الثلاثاء 21 أوت 2018 م, الموافق لـ 10 ذو الحجة 1439 هـ آخر تحديث 13:15
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A diplomatic document issued by the Moroccan Ambassador in Mali’s capital Bamako, recently leaked to the “Morocco Leaks” website, highlighted Rabat’s fears about the Algerian presence in Mali and a group of African countries.

In his correspondence dated June 18, 2014, the Moroccan Ambassador, Hassan Naciri, then explicitly accused the Algerian authorities of “placing administrative and even judicial hurdles to the success of Moroccan investments in Mali”, as he put it.

 For example, he cited the World Bank case for Mali where the subsidiary of the Moroccan “Commercial Bank Wafa”, has been embroiled in bitter differences between the local workers and the main management of the bank in Morocco, and in this context, the diplomatic document claims that “the Algerian lobby is behind these differences.”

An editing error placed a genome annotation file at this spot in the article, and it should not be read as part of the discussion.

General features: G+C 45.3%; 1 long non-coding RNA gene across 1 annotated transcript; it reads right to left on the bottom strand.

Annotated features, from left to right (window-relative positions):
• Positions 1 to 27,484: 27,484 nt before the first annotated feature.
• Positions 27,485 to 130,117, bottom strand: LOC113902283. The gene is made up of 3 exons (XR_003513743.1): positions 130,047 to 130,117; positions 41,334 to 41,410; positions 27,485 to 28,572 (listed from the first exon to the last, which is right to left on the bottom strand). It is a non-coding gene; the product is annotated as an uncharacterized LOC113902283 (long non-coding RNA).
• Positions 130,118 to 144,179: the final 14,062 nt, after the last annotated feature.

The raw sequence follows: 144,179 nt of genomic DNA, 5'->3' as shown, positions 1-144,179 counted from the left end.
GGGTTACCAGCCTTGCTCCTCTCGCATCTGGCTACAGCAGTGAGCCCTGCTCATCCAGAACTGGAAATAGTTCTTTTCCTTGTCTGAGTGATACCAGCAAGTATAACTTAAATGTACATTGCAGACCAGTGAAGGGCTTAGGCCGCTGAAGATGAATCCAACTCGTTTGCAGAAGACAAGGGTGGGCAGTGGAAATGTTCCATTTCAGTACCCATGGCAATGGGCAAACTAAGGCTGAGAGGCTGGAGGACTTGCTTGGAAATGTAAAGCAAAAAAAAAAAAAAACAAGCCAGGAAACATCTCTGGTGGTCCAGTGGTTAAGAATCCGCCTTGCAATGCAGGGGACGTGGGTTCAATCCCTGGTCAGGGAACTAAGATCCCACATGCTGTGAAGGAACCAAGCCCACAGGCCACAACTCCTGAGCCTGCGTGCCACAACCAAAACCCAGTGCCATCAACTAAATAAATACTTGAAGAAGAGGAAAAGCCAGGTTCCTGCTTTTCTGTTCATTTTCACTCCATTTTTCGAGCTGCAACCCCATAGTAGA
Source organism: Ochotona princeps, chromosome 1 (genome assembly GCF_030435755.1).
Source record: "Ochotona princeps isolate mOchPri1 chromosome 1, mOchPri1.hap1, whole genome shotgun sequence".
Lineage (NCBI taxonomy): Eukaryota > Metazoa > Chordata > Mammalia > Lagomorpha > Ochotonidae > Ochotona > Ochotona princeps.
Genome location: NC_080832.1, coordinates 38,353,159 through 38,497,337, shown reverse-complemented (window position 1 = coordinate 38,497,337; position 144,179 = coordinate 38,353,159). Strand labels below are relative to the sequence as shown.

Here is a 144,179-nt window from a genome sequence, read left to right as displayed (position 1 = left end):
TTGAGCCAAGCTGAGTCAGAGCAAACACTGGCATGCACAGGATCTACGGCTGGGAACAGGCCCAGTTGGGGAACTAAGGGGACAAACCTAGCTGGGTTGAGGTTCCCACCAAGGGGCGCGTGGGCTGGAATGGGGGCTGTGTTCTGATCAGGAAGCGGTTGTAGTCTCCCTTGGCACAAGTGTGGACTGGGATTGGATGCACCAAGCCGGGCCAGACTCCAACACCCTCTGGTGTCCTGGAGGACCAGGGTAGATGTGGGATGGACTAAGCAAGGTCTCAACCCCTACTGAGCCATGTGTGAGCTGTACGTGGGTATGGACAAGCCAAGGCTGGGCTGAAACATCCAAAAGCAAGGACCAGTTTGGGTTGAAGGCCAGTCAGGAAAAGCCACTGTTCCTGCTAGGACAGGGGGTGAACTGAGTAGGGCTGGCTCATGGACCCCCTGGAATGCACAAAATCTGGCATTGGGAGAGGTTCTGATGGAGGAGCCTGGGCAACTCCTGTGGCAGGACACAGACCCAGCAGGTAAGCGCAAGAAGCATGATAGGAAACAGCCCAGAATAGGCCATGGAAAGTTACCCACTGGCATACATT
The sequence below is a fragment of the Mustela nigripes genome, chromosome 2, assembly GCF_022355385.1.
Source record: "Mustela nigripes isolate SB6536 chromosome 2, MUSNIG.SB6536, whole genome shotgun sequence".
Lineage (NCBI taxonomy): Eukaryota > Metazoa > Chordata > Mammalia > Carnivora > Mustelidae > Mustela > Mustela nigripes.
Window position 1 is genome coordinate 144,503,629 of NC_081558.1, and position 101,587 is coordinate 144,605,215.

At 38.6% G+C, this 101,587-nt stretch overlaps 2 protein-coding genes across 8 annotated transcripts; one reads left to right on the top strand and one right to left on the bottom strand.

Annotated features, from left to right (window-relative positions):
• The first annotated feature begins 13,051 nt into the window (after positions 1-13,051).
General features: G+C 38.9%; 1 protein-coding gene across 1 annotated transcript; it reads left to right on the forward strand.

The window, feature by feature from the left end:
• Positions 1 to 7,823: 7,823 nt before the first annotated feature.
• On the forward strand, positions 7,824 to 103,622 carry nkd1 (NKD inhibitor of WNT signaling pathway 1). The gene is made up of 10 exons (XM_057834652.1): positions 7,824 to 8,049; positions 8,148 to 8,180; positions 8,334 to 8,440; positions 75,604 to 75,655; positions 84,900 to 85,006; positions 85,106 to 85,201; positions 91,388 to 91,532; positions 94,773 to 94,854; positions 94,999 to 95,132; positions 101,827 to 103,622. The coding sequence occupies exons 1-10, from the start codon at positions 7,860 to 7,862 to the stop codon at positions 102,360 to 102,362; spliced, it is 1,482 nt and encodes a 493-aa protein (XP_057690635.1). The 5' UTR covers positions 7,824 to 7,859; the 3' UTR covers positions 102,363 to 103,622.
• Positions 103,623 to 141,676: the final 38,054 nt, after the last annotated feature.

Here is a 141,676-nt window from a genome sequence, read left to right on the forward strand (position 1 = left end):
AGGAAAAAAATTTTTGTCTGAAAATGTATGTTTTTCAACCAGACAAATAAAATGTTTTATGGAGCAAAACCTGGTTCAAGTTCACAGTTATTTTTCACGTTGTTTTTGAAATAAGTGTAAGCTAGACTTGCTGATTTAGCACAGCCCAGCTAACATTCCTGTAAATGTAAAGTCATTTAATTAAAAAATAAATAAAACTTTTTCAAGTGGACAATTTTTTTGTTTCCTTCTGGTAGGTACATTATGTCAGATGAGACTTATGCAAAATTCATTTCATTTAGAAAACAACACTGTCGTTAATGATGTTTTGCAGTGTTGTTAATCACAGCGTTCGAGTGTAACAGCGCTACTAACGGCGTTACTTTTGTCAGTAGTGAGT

This document, which is a letter addressed to the Moroccan Foreign Ministry, speaks of the difficulties and obstacles faced by Moroccan investors in the Republic of Mali. 

According to the document attributed to the Moroccan Ambassador, “The Algerian lobby is behind the fabrication of these difficulties and obstacles?!” it alleged.

In another context, Moroccan media sources revealed that it was decided to terminate the functions of the Moroccan Ambassador at the level of the European Union, and that the position is vacant pending the appointment of a new Ambassador by King Mohamed VI.

The speedy termination of the functions of the Moroccan diplomat seems to be due mainly to the recent diplomatic setbacks sustained by the Rabat authorities in the Western Sahara issue.

To this effect and by the end of last February, the European Court of Justice ruled that the EU-Morocco fisheries agreement was not applicable to the waters of the Western Sahara region.

This legal decision by the European Court on the current fisheries agreement concluded by the EU with Morocco,   underlined that such an accord contravened international law, especially with regard to the principle of self-determination. 

The European Court’s ruling clearly stated, in this connection, that the territorial waters of Western Sahara did not belong to Morocco.

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